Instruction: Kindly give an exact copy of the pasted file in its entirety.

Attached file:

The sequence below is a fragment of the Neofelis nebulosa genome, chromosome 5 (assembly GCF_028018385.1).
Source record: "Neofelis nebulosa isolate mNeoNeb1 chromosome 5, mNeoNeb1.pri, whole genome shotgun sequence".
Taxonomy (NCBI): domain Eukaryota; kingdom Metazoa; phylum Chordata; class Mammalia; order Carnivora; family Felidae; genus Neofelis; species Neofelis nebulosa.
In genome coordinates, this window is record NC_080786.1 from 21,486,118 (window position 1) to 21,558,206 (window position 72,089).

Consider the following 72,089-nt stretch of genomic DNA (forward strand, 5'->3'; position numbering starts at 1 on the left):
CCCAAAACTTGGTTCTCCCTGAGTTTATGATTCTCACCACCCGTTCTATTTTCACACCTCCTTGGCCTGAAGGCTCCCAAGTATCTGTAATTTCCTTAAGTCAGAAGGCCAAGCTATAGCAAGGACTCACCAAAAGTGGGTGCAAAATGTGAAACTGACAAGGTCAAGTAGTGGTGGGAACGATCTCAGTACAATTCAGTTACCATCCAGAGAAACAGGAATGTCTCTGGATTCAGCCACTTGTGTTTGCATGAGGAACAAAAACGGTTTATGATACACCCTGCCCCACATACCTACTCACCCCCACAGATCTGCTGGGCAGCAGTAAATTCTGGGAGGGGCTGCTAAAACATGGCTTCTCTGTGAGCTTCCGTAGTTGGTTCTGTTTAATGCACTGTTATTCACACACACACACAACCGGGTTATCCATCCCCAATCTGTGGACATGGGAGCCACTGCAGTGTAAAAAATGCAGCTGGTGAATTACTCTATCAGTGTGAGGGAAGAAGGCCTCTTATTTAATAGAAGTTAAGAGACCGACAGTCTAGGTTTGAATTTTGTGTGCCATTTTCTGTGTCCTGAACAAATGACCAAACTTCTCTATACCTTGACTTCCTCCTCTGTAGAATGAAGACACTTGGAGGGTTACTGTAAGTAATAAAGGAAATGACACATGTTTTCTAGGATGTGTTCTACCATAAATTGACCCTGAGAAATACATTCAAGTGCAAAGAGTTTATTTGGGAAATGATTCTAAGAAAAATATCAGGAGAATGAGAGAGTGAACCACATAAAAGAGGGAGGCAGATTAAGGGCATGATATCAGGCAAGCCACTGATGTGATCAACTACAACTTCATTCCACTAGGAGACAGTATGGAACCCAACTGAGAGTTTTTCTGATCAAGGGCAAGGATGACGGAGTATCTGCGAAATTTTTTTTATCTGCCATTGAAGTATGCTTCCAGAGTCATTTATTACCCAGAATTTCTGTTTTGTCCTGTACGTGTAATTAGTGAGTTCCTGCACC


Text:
The sequence below is a fragment of the Neofelis nebulosa genome, chromosome 5 (assembly GCF_028018385.1).
Source record: "Neofelis nebulosa isolate mNeoNeb1 chromosome 5, mNeoNeb1.pri, whole genome shotgun sequence".
Taxonomy (NCBI): domain Eukaryota; kingdom Metazoa; phylum Chordata; class Mammalia; order Carnivora; family Felidae; genus Neofelis; species Neofelis nebulosa.
In genome coordinates, this window is record NC_080786.1 from 21,486,118 (window position 1) to 21,558,206 (window position 72,089).

Consider the following 72,089-nt stretch of genomic DNA (forward strand, 5'->3'; position numbering starts at 1 on the left):
CCCAAAACTTGGTTCTCCCTGAGTTTATGATTCTCACCACCCGTTCTATTTTCACACCTCCTTGGCCTGAAGGCTCCCAAGTATCTGTAATTTCCTTAAGTCAGAAGGCCAAGCTATAGCAAGGACTCACCAAAAGTGGGTGCAAAATGTGAAACTGACAAGGTCAAGTAGTGGTGGGAACGATCTCAGTACAATTCAGTTACCATCCAGAGAAACAGGAATGTCTCTGGATTCAGCCACTTGTGTTTGCATGAGGAACAAAAACGGTTTATGATACACCCTGCCCCACATACCTACTCACCCCCACAGATCTGCTGGGCAGCAGTAAATTCTGGGAGGGGCTGCTAAAACATGGCTTCTCTGTGAGCTTCCGTAGTTGGTTCTGTTTAATGCACTGTTATTCACACACACACACAACCGGGTTATCCATCCCCAATCTGTGGACATGGGAGCCACTGCAGTGTAAAAAATGCAGCTGGTGAATTACTCTATCAGTGTGAGGGAAGAAGGCCTCTTATTTAATAGAAGTTAAGAGACCGACAGTCTAGGTTTGAATTTTGTGTGCCATTTTCTGTGTCCTGAACAAATGACCAAACTTCTCTATACCTTGACTTCCTCCTCTGTAGAATGAAGACACTTGGAGGGTTACTGTAAGTAATAAAGGAAATGACACATGTTTTCTAGGATGTGTTCTACCATAAATTGACCCTGAGAAATACATTCAAGTGCAAAGAGTTTATTTGGGAAATGATTCTAAGAAAAATATCAGGAGAATGAGAGAGTGAACCACATAAAAGAGGGAGGCAGATTAAGGGCATGATATCAGGCAAGCCACTGATGTGATCAACTACAACTTCATTCCACTAGGAGACAGTATGGAACCCAACTGAGAGTTTTTCTGATCAAGGGCAAGGATGACGGAGTATCTGCGAAATTTTTTTTATCTGCCATTGAAGTATGCTTCCAGAGTCATTTATTACCCAGAATTTCTGTTTTGTCCTGTACGTGTAATTAGTGAGTTCCTGCACC